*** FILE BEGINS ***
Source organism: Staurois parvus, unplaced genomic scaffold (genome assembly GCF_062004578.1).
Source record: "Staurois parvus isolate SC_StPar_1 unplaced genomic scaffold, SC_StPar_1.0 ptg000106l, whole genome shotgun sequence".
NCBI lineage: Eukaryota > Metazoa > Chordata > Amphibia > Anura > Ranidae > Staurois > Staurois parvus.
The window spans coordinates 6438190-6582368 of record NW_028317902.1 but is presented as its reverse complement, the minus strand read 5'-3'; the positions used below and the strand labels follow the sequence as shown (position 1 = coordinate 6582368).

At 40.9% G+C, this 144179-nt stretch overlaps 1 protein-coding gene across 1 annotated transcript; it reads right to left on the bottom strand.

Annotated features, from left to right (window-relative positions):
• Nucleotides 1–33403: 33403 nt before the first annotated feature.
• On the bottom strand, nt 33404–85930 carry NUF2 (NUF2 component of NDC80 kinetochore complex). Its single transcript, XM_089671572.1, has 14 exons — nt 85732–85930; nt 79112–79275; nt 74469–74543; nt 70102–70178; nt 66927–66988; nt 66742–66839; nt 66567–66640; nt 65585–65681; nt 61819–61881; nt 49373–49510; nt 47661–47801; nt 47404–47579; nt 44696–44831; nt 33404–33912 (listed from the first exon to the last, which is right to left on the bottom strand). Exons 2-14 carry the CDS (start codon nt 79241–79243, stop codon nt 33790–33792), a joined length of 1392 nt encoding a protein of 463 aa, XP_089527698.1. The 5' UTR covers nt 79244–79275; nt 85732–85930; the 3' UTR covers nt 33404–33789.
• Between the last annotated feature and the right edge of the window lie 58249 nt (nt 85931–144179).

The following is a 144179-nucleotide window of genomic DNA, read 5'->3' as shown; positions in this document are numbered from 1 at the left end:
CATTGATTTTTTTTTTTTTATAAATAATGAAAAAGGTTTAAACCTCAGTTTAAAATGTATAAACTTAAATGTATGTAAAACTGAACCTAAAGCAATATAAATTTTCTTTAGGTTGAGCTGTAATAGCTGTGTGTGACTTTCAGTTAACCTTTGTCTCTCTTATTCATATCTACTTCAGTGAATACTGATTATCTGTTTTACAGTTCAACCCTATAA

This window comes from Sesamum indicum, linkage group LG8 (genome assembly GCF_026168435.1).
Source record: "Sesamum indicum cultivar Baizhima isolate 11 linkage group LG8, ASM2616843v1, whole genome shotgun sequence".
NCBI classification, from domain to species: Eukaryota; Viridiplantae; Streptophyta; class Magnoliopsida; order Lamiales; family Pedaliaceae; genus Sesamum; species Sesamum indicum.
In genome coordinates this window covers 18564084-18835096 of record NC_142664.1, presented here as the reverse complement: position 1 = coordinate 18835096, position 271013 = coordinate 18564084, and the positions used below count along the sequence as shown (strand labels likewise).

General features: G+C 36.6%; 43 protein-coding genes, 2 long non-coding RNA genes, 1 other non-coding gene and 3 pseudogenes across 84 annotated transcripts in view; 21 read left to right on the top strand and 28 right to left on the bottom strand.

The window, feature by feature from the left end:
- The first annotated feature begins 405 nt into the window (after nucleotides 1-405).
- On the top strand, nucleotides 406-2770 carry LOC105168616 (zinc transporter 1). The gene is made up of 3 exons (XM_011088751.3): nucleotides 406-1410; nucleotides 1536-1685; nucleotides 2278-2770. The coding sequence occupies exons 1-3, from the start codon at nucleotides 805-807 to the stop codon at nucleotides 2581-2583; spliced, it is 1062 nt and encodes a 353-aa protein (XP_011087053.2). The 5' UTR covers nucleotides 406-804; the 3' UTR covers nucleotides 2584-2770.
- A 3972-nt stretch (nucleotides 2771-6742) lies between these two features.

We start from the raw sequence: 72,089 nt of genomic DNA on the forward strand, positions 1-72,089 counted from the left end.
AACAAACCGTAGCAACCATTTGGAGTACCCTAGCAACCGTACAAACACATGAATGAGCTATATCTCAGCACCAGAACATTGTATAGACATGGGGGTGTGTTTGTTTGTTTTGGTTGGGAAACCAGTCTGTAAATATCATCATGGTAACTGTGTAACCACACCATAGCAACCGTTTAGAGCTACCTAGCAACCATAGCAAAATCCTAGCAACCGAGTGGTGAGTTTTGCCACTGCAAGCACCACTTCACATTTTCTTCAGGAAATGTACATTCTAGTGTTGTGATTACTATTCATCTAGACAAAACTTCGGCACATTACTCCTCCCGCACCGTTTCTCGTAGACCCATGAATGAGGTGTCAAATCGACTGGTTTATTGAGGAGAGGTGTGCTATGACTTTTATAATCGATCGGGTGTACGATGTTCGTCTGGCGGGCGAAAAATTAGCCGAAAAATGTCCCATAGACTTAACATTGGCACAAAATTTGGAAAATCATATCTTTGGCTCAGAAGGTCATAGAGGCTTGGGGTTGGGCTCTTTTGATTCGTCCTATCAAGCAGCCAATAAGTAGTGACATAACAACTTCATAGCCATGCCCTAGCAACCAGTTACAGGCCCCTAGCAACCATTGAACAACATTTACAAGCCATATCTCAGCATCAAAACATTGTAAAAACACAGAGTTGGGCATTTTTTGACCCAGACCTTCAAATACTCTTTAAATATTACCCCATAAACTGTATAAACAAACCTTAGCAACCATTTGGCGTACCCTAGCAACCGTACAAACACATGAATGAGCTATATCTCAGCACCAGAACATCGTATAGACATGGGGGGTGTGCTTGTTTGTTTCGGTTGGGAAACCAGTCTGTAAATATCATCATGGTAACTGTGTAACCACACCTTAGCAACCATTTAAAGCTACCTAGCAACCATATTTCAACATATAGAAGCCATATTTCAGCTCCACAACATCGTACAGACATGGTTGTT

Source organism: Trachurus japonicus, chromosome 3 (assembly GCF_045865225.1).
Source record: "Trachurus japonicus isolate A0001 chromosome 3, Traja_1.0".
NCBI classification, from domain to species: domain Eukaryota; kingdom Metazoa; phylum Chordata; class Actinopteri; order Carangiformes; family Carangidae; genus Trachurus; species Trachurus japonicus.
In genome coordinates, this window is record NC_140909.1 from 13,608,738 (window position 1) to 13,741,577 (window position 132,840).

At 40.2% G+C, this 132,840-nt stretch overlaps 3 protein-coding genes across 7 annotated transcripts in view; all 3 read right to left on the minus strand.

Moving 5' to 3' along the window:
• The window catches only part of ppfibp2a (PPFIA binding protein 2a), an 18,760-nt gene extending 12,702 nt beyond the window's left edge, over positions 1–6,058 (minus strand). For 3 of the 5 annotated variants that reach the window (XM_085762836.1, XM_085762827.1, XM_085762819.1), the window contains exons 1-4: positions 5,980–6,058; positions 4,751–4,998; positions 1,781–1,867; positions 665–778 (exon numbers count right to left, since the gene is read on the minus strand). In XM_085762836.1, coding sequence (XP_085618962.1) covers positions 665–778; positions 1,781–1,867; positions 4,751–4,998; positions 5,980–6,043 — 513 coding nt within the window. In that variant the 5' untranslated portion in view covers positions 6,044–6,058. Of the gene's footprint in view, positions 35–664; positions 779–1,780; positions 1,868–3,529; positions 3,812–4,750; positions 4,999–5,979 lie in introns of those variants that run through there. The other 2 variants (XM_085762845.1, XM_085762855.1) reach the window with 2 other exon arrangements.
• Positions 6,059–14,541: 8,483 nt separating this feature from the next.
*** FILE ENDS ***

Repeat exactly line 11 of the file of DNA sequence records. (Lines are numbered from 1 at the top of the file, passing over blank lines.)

CATTGATTTTTTTTTTTTTATAAATAATGAAAAAGGTTTAAACCTCAGTTTAAAATGTATAAACTTAAATGTATGTAAAACTGAACCTAAAGCAATATAAATTTTCTTTAGGTTGAGCTGTAATAGCTGTGTGTGACTTTCAGTTAACCTTTGTCTCTCTTATTCATATCTACTTCAGTGAATACTGATTATCTGTTTTACAGTTCAACCCTATAA